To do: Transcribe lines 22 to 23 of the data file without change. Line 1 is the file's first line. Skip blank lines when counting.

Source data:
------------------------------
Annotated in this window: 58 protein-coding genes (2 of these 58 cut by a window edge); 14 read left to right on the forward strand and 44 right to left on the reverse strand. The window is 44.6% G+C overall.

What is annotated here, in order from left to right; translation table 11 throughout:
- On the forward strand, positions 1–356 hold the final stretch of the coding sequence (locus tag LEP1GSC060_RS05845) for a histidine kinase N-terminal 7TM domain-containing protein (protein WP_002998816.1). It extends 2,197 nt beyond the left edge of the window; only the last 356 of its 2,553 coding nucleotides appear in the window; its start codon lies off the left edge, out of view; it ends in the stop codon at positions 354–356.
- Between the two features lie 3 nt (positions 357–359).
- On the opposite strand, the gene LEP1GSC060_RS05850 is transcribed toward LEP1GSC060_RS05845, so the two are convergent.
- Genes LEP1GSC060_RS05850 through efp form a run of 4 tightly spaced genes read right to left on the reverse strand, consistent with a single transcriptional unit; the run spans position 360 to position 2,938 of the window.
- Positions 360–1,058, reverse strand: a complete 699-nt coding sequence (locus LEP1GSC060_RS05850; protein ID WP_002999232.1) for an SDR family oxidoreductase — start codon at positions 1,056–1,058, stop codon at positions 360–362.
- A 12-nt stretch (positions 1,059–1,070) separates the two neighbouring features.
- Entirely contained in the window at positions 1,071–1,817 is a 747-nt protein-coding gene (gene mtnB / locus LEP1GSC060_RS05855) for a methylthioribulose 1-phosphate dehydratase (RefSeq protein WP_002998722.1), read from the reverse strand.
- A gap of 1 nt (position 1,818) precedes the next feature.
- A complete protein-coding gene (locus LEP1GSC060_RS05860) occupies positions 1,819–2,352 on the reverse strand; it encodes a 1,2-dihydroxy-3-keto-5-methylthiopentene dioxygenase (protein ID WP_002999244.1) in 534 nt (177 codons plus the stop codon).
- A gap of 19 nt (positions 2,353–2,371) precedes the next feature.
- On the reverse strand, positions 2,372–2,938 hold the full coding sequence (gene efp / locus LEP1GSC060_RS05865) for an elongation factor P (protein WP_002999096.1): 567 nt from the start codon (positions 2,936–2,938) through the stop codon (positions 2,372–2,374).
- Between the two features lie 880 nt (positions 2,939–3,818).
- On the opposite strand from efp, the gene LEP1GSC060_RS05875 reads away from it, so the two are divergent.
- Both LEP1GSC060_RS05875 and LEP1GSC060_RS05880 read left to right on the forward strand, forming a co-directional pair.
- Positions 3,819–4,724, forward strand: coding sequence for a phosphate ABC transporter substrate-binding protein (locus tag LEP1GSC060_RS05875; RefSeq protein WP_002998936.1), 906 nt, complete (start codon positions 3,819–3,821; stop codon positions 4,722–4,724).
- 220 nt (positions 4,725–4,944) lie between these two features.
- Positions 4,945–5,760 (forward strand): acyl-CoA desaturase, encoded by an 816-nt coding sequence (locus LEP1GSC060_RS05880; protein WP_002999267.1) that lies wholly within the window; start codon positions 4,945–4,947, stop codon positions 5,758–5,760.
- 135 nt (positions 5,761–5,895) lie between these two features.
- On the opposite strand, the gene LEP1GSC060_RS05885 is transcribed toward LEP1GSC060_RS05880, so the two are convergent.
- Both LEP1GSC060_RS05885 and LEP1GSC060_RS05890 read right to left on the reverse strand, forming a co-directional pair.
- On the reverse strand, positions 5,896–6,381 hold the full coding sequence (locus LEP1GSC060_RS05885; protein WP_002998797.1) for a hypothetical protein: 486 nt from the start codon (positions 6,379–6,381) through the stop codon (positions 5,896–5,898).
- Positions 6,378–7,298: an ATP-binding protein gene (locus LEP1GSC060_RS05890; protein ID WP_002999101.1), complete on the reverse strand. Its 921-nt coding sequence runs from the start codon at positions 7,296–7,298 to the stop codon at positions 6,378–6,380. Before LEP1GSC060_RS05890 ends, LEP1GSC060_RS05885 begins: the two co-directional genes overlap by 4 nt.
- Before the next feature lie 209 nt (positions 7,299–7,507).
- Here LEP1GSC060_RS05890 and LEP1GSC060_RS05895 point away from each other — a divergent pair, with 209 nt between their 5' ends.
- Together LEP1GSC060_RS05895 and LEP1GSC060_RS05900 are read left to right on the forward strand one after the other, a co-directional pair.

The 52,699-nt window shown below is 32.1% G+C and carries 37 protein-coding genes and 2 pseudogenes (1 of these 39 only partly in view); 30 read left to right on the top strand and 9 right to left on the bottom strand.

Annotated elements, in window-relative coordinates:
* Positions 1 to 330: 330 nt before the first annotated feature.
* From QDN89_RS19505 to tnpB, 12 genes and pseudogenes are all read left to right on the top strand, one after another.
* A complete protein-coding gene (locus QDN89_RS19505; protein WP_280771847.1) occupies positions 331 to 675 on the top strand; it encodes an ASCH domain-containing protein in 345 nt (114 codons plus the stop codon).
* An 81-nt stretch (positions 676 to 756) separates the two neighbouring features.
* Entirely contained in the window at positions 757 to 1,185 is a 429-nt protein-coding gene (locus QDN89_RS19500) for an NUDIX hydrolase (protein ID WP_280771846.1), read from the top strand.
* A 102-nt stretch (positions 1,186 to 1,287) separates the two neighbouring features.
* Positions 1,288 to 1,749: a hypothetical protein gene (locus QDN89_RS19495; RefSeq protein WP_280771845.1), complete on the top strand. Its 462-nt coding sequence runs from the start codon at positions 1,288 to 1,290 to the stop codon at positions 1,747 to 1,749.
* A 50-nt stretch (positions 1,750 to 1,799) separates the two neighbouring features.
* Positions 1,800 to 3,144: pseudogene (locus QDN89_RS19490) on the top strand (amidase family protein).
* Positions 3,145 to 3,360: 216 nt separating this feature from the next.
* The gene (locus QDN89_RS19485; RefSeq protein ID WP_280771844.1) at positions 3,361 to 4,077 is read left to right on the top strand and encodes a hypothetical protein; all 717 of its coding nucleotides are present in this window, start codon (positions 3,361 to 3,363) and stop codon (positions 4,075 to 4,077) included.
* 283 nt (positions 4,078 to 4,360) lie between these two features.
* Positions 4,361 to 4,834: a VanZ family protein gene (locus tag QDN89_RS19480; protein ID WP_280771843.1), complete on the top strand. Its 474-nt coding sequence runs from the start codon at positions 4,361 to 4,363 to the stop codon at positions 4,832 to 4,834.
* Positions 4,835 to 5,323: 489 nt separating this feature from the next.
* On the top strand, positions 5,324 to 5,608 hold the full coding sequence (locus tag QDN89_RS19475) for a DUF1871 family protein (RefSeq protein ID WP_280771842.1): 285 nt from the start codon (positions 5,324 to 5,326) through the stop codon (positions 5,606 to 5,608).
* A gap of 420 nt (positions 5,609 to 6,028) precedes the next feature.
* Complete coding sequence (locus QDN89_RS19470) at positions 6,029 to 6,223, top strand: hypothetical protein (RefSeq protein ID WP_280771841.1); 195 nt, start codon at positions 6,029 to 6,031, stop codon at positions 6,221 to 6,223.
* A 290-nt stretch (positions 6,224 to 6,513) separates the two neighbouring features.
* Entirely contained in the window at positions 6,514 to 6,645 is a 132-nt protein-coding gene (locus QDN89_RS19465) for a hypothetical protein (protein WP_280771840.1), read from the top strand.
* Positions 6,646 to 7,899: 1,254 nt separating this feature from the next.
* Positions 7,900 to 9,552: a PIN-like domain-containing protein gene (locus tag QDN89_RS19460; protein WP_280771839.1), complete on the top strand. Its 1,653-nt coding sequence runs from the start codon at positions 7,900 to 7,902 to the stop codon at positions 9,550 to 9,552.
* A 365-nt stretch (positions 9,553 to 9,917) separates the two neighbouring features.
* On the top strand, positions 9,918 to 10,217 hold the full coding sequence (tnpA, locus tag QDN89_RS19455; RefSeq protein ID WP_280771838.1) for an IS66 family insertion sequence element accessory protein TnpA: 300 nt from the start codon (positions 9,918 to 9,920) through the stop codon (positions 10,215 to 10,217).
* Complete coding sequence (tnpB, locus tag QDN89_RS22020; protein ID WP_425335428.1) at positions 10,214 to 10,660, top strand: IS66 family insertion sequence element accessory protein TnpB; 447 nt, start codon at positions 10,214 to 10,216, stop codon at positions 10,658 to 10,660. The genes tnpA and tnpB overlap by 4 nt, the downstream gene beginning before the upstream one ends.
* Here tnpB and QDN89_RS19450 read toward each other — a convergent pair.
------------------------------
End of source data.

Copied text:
- Both LEP1GSC060_RS05885 and LEP1GSC060_RS05890 read right to left on the reverse strand, forming a co-directional pair.
- On the reverse strand, positions 5,896–6,381 hold the full coding sequence (locus LEP1GSC060_RS05885; protein WP_002998797.1) for a hypothetical protein: 486 nt from the start codon (positions 6,379–6,381) through the stop codon (positions 5,896–5,898).